Placid Sow Answer to European Stall Ban at EuroTier

GERMANY - Many European farmers could face problems when sow stalls are banned by the EU on 1 January 2013, says Matthew Curtis, managing director of pig-breeding company ACMC.
calendar icon 15 November 2010
clock icon 3 minute read

Docility is a big asset when sows are group housed

“Farmers used to keeping sows in stalls do not know how their breeding females will adapt to group housing. This is of particular concern in Germany.

These farmers have only just over a year to make the switch from stalls so should be asking their genetics suppliers questions about the docility of their stock. Loose-housed animals need to be non-aggressive and have the ability to mix well,” he said.

This is the message that ACMC will be taking to EuroTier, the international livestock show held in Hanover, Germany, from 16 to 19 November.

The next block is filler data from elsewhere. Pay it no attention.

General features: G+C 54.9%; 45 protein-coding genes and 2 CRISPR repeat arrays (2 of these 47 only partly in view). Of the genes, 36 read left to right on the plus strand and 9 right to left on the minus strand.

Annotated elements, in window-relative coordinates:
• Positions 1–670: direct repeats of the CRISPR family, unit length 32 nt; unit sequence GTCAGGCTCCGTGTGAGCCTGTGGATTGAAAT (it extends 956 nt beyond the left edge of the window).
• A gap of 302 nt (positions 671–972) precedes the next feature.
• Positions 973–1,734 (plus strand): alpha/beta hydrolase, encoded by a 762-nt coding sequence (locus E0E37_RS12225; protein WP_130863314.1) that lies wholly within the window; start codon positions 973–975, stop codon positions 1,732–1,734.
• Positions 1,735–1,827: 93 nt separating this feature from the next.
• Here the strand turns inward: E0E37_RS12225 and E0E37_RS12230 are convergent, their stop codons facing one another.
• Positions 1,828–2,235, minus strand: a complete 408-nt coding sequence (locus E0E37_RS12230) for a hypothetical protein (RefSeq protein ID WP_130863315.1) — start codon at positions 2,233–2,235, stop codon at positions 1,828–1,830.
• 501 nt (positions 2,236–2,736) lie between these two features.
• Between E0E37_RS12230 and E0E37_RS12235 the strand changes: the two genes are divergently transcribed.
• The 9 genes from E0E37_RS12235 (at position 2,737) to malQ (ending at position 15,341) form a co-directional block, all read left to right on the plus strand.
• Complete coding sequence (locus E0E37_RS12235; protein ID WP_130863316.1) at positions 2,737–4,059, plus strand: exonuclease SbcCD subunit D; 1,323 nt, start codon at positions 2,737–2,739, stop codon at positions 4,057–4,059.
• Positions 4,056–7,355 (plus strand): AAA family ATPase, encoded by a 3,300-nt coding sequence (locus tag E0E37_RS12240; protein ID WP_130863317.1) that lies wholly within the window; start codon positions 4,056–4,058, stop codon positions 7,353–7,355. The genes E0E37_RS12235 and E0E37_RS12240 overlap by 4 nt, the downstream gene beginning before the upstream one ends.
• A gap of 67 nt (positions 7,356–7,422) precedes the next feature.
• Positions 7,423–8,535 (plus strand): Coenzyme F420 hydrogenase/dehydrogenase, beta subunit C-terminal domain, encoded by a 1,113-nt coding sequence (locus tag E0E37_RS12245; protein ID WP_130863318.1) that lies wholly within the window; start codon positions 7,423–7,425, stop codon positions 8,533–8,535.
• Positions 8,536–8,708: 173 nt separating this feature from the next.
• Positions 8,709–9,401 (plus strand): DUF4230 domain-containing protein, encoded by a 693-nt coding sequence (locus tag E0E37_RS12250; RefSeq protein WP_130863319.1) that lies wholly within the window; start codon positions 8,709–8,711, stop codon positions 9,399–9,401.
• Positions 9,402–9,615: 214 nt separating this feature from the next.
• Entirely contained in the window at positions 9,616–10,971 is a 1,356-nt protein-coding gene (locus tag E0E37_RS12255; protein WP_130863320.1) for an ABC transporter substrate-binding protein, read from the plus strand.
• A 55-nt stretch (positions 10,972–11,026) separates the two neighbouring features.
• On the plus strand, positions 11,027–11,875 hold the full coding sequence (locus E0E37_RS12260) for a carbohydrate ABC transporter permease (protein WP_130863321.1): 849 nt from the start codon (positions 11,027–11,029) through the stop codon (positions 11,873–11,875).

By using genes from the Chinese Meishan, over the past 12 years ACMC has developed an F1 hybrid, the AC1, that has an exceptionally placid temperament and is well suited to group systems, without compromising feed conversion, growth rate or lean meat percentage. These animals, which are also highly productive, will be available to German farmers in the New Year. Eighteen months of trial data on how they perform and grade on German farms will be available on ACMC’s stand (D25 Hall 12) at the show.

Dutch research work has shown that removing stress is the key to good performance and a placid temperament contributes to this, says Matthew. In addition to results on British farms, which have had over a decade of experience of loose housing, he believes that the benefits of docility are backed up by the performance records from the Continent. For example, over a 12-month period, a 500-sow Spanish unit, in which all the AC1 sows are group-housed, has achieved a 90 per cent farrowing rate and has sold an average of 27 pigs per sow.

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